Nearly 3,000 fewer in Yorkshire apply for places at universities

THE NUMBER of people applying to university from Yorkshire fell by almost 3,000 this academic year with 1,300 fewer students accepting places, new figures reveal.

The statistics obtained from UCAS – broken down for 21 council areas across Yorkshire – show that in 2011 44,980 people from the region applied to university and 33,375 accepted places.

But for this academic year the figure fell to 42,010 people applying and 32,040 accepting places.

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A nationwide drop in applicants coincided with higher fees of up to £9,000-a-year being brought in and there are fears numbers will drop further in 2013/14.

The expected fall comes as bosses at one Yorkshire university have warned that there is still some confusion among students as to how the new tuition fee system works.

There were also warnings that university departments could close in future as student demand changes with the new higher fee regime.

The total number of applicants in 2012 dropped by 6.6 per cent to 653,600 – 46,500 people.

The key deadline for applications to UCAS passed yesterday and university bosses in the region and predicting that applications will continue to decline.

Prof Paul White, Sheffield University’s pro-vice-chancellor for learning and teaching, said: “Nationally, the picture is that applications to enter universities are certainly down once again for 2013.

“However, there are some reports of a late surge in applications. The new fees regime is likely to be only one of a number of causes for any fall: others may include uncertainty about the future jobs market, and students’ concerns about their likelihood of achieving the necessary A-level grades, given the depression of top A-level results in 2012.”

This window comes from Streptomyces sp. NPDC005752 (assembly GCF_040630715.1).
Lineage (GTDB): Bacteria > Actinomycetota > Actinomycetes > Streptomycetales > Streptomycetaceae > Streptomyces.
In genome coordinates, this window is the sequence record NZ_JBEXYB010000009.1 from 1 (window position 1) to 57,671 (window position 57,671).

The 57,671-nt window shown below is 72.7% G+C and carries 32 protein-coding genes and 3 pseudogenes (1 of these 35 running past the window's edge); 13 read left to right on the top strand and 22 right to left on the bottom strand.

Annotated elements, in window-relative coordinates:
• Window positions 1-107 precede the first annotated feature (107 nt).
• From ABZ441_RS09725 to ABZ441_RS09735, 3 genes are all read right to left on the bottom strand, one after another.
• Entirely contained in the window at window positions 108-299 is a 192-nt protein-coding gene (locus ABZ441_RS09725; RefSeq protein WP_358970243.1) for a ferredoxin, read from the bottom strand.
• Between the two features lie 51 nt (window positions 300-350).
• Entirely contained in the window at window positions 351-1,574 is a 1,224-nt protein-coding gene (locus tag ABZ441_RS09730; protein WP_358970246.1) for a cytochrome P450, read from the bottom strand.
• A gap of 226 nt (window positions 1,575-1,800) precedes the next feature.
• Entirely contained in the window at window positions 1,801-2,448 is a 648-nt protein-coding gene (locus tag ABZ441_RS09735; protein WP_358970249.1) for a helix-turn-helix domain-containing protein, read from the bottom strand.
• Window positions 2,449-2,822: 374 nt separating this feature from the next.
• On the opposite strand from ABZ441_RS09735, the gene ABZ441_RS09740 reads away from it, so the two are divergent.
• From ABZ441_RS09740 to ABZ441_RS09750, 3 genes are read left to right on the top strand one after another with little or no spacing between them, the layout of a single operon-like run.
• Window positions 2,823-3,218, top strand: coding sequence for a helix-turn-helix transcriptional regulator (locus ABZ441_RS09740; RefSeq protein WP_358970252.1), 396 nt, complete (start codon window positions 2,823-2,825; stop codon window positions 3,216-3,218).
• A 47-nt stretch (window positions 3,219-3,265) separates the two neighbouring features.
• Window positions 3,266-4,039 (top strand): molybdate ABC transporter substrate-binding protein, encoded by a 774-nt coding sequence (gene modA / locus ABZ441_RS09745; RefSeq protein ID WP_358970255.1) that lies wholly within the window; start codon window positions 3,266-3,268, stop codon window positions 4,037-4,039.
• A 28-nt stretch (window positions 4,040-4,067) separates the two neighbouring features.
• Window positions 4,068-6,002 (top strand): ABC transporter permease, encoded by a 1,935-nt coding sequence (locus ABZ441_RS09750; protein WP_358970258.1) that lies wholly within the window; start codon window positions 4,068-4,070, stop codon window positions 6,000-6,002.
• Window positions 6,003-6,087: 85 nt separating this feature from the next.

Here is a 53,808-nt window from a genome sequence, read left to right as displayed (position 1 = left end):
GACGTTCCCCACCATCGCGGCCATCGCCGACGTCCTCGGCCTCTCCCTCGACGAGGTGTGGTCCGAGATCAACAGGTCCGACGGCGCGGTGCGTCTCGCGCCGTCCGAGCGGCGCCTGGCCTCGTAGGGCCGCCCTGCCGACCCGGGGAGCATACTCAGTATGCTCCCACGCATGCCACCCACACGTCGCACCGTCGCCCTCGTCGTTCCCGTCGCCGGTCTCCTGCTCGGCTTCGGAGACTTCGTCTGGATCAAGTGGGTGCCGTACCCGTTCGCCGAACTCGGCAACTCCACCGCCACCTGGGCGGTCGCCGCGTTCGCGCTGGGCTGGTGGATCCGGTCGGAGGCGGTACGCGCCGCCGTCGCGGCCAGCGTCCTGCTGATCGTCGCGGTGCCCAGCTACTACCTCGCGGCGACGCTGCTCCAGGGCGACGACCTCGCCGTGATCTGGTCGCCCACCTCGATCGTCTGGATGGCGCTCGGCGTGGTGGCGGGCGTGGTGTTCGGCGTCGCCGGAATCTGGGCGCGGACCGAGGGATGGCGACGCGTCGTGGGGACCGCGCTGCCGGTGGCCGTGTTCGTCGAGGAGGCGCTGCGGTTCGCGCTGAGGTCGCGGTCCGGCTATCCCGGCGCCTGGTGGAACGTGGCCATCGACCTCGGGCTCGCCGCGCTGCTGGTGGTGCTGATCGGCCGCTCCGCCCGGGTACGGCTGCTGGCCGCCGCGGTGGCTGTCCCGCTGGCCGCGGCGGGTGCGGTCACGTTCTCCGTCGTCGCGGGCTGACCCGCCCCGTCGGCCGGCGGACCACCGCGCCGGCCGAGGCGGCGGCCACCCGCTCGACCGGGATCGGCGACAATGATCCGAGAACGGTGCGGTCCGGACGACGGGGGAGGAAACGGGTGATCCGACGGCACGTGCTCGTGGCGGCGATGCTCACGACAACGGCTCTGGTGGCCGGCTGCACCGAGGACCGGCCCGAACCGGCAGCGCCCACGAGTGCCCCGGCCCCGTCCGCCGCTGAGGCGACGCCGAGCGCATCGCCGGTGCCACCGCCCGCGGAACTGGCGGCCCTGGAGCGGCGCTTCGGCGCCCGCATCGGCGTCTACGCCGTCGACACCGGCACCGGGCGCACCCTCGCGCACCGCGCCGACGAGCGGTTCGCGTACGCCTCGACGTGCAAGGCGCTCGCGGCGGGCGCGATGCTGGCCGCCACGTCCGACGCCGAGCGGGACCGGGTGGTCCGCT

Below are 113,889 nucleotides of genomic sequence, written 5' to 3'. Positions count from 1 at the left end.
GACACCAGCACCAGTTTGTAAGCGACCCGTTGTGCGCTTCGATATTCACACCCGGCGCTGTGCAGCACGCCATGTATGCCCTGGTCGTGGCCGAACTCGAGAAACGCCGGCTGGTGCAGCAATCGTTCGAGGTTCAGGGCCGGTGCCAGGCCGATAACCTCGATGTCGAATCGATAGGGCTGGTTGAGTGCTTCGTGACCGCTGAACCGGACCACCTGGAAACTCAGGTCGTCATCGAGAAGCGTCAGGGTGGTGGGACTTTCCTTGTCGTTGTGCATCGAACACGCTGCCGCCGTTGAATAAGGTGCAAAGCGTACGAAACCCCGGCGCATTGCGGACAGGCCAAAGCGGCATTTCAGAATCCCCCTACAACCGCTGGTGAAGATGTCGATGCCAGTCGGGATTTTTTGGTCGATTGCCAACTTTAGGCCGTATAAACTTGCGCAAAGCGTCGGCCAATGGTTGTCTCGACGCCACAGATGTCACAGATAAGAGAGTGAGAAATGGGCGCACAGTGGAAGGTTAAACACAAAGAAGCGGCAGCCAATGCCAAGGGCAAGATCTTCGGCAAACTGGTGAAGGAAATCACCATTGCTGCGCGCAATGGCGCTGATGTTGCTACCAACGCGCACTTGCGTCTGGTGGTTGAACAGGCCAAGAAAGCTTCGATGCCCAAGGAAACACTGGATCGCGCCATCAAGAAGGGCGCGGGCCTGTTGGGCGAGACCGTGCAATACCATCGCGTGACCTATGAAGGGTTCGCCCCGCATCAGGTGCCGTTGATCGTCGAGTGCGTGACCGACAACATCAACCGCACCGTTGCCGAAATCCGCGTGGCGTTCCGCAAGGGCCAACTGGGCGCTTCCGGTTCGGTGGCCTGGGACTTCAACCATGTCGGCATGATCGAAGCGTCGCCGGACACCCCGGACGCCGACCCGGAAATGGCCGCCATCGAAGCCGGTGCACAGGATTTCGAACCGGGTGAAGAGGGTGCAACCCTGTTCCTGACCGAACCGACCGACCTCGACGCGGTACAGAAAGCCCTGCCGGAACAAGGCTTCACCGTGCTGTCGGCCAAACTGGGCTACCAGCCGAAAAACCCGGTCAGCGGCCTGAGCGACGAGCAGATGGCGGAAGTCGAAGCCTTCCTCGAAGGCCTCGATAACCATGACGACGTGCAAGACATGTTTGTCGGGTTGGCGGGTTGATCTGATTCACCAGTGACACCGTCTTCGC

A university boss from the region, who asked to remain anonymous, told the Yorkshire Post the sector did not yet fully understand the extent of the drop of students accepting offers in 2012.

He said: “Figures show that there were eight per cent less offers being made by universities so you might have expected the overall drop in student numbers to be around the same level but in fact it was 15 per cent. This means there was perhaps 25,000 students who had done A-levels were given offers but have decided not to go to university.”

He said that universities could also be starting to see a major change in the courses students were applying for, adding: “There has been a decline in people applying for art and design, languages, humanities and social sciences – including media while there has been an increase in people applying for subjects such as sciences, engineering and law.

“Different institutions will see differential changes. Those with strong brand positions and high entry grades may be able to grow at the margins.

“Those with high concentrations of students in areas which look to be growing under the new fee regime may see growth and those with high concentrations of provision in areas which appear to be shrinking may also see changes. But it is very early to be able to predict this with any certainty.

“It is unlikely we will see whole higher education institutions close but there may be some closure of some departments here and there, but that is not unusual.”

Universities will discover how many places they are being given for 2013/14 at the end of this week. The Higher Education Funding Council for England which funds universities has confirmed that it is not basing this quota on 2012 recruitment levels as it has been an “atypical” year because of the higher fees and new recruitment regime. Universities are urging the Government to continue to explain how the higher fees work as they recruit for 2013.

Prof Brian Cantor, the vice chancellor of York University, said: “Our experience from open days suggests that prospective students and their parents understand that it is not an up-front payment.

“So, clearly, that message has got through but, collectively, it’s important that the Government and the higher education sector continues to explain in clear terms that higher education is something people should aspire to and that mechanisms exist for everyone to benefit from it.”

Prof White added: “There remains a high level of confusion in the minds of potential students and their parents, and many teachers also lack a full understanding of the system.

“Many elements in the mass media also create inaccurate impressions through their posing of questions such as ‘can you afford to send your children to university?’ The Government acted rather too slowly in publicising the new fees regime and it is taking time to correct mis-information.”